The new study found that most of the heiau were built recently and rapidly, over a span of no more than 150 years, beginning around 1550 and ending around the year 1700. Because coral carbon dating has an error range of 2 to 10 years, we can be relatively certain of these findings. Well, as certain as you can ever be with relatively new methods and fieldwork. Luckily, the study has outside support: its time range is the same time during which the Hawaiian oral traditions indicate that Maui island was consolidated into a single kingdom, under the reigns of King Pi’ilani and his successors Kiha-a-Pi’ilani and Kamalalawalu.
Roopkund Lake is a shallow body of water filled with human bones, high in the Himalayas of India. Its not-very-creative nickname is "Skeleton Lake." As you might imagine, finding a mysterious lake filled with human bodies has generated much archaeological interest.
A recent genome-wide DNA analysis of 38 of the remains indicates that they came from multiple groups. The largest group (23 individuals) were similar to that of people from present-day India. The second-largest group (14 individuals) were most similar to people from present-day Crete and Greece! Very surprising. The last individual, if you are curious, had DNA suggesting a Southeast Asian origin.
Another recent finding was that these individuals did not all die at the same time, in a disaster of some kind. Radiocarbon dating placed the Indian-related bones between the 600s and 900s CE. The analysis does not tell us if within that span, multiple groupings were put in Roopkund Lake together, or if each individual's remains were placed individually into the lake. The other groups, the Mediterranean individuals and the Southeast Asian individual, were placed in the lake between 1600 and 1900 CE. That's pretty recent.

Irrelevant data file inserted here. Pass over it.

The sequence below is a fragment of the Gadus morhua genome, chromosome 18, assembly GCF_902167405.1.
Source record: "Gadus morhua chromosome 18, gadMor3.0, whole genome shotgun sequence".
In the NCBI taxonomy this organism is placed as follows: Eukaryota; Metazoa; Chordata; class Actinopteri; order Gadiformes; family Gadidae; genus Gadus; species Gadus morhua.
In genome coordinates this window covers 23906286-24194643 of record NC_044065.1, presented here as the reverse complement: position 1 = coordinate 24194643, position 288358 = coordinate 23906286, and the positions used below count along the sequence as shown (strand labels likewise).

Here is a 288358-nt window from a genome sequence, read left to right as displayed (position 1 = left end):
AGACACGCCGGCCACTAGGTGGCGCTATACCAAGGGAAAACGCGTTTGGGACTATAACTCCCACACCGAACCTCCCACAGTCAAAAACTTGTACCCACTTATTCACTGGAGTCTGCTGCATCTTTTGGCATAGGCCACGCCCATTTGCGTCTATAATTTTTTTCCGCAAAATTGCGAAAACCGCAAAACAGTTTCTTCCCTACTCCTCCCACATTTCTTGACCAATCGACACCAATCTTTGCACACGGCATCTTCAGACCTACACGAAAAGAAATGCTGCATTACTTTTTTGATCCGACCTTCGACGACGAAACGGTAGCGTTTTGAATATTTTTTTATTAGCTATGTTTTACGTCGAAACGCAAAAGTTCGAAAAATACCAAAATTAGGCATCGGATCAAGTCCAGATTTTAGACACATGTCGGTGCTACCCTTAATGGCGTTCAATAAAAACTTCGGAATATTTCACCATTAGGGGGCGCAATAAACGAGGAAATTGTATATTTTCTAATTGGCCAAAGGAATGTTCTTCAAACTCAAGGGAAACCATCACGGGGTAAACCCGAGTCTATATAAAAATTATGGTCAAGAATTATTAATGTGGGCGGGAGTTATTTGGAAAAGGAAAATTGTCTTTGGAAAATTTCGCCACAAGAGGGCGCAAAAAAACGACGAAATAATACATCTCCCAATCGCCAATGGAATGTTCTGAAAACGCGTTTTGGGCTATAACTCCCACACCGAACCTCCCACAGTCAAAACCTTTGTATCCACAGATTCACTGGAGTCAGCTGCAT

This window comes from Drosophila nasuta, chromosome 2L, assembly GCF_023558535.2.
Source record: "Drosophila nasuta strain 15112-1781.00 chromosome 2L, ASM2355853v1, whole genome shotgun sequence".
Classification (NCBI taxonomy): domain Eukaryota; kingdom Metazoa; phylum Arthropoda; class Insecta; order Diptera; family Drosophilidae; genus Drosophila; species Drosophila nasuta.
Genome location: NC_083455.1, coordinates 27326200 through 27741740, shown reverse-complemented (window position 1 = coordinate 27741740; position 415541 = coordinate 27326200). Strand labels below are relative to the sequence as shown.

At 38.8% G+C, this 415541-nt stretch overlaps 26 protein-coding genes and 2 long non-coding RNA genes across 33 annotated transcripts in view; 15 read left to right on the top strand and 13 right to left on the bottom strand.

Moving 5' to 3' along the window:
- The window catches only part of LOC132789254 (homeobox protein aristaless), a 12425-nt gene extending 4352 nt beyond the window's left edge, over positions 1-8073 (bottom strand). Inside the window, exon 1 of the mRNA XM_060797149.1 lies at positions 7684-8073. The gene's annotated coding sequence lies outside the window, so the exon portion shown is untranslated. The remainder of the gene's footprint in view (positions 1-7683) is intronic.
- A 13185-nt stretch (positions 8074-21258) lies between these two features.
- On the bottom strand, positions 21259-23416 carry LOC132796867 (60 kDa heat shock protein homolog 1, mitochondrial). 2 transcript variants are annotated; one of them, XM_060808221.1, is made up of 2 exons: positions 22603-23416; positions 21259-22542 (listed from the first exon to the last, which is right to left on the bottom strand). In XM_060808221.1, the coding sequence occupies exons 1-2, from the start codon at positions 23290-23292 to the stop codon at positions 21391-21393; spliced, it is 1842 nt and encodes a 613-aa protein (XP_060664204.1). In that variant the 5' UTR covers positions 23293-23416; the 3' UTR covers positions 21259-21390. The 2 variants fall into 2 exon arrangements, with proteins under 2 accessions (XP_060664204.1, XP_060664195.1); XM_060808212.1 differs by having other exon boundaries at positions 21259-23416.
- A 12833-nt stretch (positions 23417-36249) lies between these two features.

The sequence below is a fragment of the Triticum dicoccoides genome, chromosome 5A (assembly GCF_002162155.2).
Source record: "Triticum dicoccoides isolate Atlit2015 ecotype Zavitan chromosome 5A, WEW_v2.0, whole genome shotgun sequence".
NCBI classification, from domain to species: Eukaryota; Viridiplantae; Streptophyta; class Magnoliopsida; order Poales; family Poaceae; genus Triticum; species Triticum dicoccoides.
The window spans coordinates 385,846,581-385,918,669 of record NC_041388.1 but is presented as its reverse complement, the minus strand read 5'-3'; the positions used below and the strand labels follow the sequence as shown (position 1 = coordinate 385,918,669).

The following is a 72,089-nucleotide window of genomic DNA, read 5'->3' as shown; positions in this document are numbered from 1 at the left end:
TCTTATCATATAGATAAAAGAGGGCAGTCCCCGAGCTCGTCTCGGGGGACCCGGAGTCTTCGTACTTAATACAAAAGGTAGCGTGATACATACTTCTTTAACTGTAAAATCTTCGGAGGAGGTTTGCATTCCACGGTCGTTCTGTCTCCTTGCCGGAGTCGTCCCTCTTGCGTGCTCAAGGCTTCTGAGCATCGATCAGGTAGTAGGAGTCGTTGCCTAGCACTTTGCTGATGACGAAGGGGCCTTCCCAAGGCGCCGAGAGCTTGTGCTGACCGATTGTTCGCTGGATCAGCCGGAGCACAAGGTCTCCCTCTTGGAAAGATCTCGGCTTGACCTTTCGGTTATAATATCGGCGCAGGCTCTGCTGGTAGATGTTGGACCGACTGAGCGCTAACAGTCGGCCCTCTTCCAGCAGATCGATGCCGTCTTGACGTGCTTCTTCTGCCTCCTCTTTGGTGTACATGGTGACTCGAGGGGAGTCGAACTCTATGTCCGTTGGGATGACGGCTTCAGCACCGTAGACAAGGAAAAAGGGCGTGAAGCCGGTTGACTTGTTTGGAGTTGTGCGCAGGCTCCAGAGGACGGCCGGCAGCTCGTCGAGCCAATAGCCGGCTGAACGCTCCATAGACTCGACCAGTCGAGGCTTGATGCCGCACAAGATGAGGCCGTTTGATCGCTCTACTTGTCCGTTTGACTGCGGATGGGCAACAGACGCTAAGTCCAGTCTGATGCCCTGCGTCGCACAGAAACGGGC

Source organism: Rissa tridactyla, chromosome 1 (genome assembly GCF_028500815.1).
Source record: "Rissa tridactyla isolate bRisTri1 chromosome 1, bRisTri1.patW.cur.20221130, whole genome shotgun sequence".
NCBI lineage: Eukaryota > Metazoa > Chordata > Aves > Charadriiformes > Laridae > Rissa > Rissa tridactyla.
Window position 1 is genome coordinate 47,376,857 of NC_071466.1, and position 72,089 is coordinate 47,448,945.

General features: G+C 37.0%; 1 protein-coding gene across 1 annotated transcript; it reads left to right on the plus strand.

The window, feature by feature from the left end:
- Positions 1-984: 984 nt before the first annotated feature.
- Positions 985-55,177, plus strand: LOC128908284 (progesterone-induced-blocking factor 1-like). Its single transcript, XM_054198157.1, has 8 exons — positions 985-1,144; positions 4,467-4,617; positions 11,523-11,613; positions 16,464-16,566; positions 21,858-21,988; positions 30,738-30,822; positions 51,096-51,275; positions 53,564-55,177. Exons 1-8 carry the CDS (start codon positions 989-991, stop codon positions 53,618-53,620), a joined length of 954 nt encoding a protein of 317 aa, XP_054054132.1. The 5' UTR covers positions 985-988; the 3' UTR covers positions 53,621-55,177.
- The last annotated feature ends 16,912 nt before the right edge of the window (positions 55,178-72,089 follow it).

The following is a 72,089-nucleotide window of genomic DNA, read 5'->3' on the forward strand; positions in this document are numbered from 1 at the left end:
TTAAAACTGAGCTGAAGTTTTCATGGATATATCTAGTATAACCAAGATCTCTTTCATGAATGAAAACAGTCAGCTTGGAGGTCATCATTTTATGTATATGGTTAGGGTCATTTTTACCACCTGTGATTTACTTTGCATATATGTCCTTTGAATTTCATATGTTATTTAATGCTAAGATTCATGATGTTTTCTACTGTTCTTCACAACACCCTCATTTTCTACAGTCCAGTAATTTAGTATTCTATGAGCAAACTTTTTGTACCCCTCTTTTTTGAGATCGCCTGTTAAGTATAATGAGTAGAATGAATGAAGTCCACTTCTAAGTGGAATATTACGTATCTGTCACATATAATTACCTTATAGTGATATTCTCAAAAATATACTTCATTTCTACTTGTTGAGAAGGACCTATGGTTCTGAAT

These DNA analyses were conducted only on a handful of the individuals buried at Roopkund Lake, the ones whose whole-genome DNA could be generated. There may be more surprises in store as more of the remains are tested.
For most of Chinese dynastic history, the Imperial Service Exams were the only exams that mattered -- those that passed got a government post, and their families were set for life. Those that failed had wasted up to decades of their lives studying for a test with no practical skills to show for it. This particular cheat vest is covered in 62 model essays, which contain nearly forty thousand Chinese characters.
The throne of Maharaja Ranjit Singh (1780–1839), the founder of the Sikh Kingdom. Fun fact: the Sikh Kingdom lasted exactly 50 years (1799 - 1849)! It was the last major Indian kingdom to be taken by the British.
Eugène Delacroix, a painter and artist of the French Romantic school (1798 - 1863)
First isolated and named as an element at the end of the 1700s, uranium had actually been used in pigments since at least the first century CE. A piece of glass from a Roman villa was found to be yellow because it was one-percent uranium oxide. And history repeats itself: after its discovery as an element, it was used extensively to make glass, enamel, and ceramics of a range of colors. The most famous use of uranium was in uranium glass, which has a distinct, and slightly unsettling, green tint under UV light.
It wasn't easy, folks, and it wasn't pretty.